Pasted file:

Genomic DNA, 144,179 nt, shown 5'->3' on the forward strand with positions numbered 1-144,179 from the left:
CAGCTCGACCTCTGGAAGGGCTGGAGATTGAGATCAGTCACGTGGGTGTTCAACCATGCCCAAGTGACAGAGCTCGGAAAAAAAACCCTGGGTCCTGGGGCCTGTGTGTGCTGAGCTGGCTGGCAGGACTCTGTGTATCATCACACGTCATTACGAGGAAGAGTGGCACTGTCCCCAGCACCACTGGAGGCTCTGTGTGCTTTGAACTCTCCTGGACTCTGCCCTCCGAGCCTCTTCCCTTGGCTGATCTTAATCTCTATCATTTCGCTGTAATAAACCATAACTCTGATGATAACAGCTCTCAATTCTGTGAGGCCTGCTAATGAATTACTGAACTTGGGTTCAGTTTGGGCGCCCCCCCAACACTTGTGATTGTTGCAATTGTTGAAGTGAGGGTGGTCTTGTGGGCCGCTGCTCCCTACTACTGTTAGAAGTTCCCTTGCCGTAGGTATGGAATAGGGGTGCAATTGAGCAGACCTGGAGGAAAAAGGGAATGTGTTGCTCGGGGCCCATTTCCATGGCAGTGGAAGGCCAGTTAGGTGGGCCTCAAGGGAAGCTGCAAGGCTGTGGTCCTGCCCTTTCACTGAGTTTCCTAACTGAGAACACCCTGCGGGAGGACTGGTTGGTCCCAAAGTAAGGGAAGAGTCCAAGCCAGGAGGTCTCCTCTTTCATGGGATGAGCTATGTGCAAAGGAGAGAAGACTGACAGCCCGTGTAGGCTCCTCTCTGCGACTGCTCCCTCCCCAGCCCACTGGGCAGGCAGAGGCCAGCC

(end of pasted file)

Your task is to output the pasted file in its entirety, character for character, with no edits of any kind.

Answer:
Genomic DNA, 144,179 nt, shown 5'->3' on the forward strand with positions numbered 1-144,179 from the left:
CAGCTCGACCTCTGGAAGGGCTGGAGATTGAGATCAGTCACGTGGGTGTTCAACCATGCCCAAGTGACAGAGCTCGGAAAAAAAACCCTGGGTCCTGGGGCCTGTGTGTGCTGAGCTGGCTGGCAGGACTCTGTGTATCATCACACGTCATTACGAGGAAGAGTGGCACTGTCCCCAGCACCACTGGAGGCTCTGTGTGCTTTGAACTCTCCTGGACTCTGCCCTCCGAGCCTCTTCCCTTGGCTGATCTTAATCTCTATCATTTCGCTGTAATAAACCATAACTCTGATGATAACAGCTCTCAATTCTGTGAGGCCTGCTAATGAATTACTGAACTTGGGTTCAGTTTGGGCGCCCCCCCAACACTTGTGATTGTTGCAATTGTTGAAGTGAGGGTGGTCTTGTGGGCCGCTGCTCCCTACTACTGTTAGAAGTTCCCTTGCCGTAGGTATGGAATAGGGGTGCAATTGAGCAGACCTGGAGGAAAAAGGGAATGTGTTGCTCGGGGCCCATTTCCATGGCAGTGGAAGGCCAGTTAGGTGGGCCTCAAGGGAAGCTGCAAGGCTGTGGTCCTGCCCTTTCACTGAGTTTCCTAACTGAGAACACCCTGCGGGAGGACTGGTTGGTCCCAAAGTAAGGGAAGAGTCCAAGCCAGGAGGTCTCCTCTTTCATGGGATGAGCTATGTGCAAAGGAGAGAAGACTGACAGCCCGTGTAGGCTCCTCTCTGCGACTGCTCCCTCCCCAGCCCACTGGGCAGGCAGAGGCCAGCC